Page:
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The aviation sector is faced with a great dilemma: how to achieve its ambition to double the number of passengers while achieving its objective of reducing its massive greenhouse gas emissions?
Reducing pollution from industry is one of the main challenges facing the world as leaders gather later this month for a key climate summit in Britain.
– It’s serious ? –
Airlines carried 4.5 billion passengers in 2019, emitting 900 million tonnes of CO2, or 2% of total global emissions.
The number of passengers is expected to double by 2050, which means a parallel doubling of CO2 if no action is taken.
As the industry has sought to increase carbon efficiency, it is increasingly facing pressure from environmentalists and social movements such as “Flygskam” (“shame of theft”), which appeared in Sweden in 2018.
Between 2009 and 2019, carriers improved their energy efficiency by 21.4%, according to the International Air Transport Association (IATA). But that was not enough to prevent the sector’s emissions from rising.
– What are the promises? –
IATA committed earlier this month to net zero CO2 emissions by 2050, after previously targeting a reduction of just 50%.
A group representing European airlines, airports and aerospace companies has made a similar commitment.
At state level, the European Union hopes to reduce its emissions by 55% from 1990 levels by 2030, including aviation.
The United States intends to reduce the sector’s share of emissions by one-fifth by the end of this decade.
– What’s the flight plan? –
The European group of airlines, airports and aerospace companies hope that half of the emissions targets can be met with more fuel efficient engines, the emergence of hydrogen and electric propulsion and better management of air traffic.
But IATA says such measures would only contribute 14 percent of the effort.
Plans to achieve the net zero goal also rely on carbon offsetting programs, such as tree planting, which NGOs say do not solve the problem.
– Role of sustainable fuel –
“If there is a silver bullet to decarbonizing aviation, it is sustainable aviation fuels (SAFs),” said Brian Moran, Boeing vice president of sustainable development public policies.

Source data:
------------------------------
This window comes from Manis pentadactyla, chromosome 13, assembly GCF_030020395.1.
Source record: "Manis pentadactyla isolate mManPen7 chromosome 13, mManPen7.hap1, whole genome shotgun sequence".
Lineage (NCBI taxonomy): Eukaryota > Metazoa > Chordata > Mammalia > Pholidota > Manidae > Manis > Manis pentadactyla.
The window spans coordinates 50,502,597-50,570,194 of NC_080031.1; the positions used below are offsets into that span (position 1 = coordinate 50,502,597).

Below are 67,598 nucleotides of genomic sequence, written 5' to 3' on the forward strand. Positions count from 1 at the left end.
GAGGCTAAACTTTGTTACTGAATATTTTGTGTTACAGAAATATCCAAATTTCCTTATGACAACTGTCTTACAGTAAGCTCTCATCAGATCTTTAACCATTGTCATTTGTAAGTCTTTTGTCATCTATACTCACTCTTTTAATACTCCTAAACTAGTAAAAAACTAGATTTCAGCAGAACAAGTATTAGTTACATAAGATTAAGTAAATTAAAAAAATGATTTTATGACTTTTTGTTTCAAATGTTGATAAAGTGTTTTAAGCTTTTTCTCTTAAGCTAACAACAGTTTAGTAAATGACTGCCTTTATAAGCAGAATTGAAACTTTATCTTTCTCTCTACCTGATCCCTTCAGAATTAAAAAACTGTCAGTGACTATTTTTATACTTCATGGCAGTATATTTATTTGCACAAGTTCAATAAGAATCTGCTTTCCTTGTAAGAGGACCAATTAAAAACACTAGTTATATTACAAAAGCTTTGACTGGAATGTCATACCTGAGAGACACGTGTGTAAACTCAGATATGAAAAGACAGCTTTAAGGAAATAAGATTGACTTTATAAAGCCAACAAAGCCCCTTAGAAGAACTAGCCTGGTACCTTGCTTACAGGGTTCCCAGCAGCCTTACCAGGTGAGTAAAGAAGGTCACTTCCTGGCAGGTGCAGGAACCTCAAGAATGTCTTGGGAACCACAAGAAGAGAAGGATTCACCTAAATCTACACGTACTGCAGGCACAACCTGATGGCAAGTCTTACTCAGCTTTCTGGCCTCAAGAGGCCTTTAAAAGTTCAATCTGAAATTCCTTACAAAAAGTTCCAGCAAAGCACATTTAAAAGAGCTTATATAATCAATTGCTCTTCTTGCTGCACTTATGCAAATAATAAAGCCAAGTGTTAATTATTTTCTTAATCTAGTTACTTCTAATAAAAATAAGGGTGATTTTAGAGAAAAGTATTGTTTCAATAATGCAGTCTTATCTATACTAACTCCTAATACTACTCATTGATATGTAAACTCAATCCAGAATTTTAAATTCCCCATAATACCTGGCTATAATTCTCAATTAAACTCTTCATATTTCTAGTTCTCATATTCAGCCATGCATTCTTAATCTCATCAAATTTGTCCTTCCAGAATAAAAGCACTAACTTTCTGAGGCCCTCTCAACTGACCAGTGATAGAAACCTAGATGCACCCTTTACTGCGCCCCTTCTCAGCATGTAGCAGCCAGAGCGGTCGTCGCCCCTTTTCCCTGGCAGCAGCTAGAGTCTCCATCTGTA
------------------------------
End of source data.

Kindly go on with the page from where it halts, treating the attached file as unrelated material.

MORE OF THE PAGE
IATA hopes to achieve two-thirds of its emission reductions by using SAFs – unconventional fuels derived from organics, including cooking oil and algae.
The European Commission will require AFS to account for at least 2% of aviation kerosene by 2025, rising to 5% by 2030 and 63% by 2050.
Aviation giants Boeing and Airbus say their planes will burn 100% of SAFs by the end of this decade.
SAFs, which are four times more expensive than kerosene, accounted for less than 0.1% of the fuel used in aviation in 2019.
The United States is proposing a tax credit to encourage the use of FAS while the EU wants to impose a new tax on kerosene for flights within the bloc of 27 countries.
– It’s doable ? –
Biofuels are a finite resource.
“We have estimated that by 2050, advanced biofuels from residues (will) cover (only) 11% of aviation needs,” explains Jo Dardenne of the European Federation of Transport and Environment NGOs (T&E).
The aeronautics sector also relies on synthetic fuels, or e-fuels, made with hydrogen produced from renewable energy sources and with CO2 captured in the atmosphere.
Electric fuels are expected to be the main type of SAF in the future.
But Timur Gul, head of energy technology policy at the International Energy Agency, said replacing just 10% of petroleum-based jet fuel with electric fuels would require the equivalent of power generation. of Spain and France combined.
Dardenne says the technologies being considered to reduce emissions require a lot of energy. What is needed, he says, is “to reduce demand”, that is to say, to fly less.
© 2021 AFP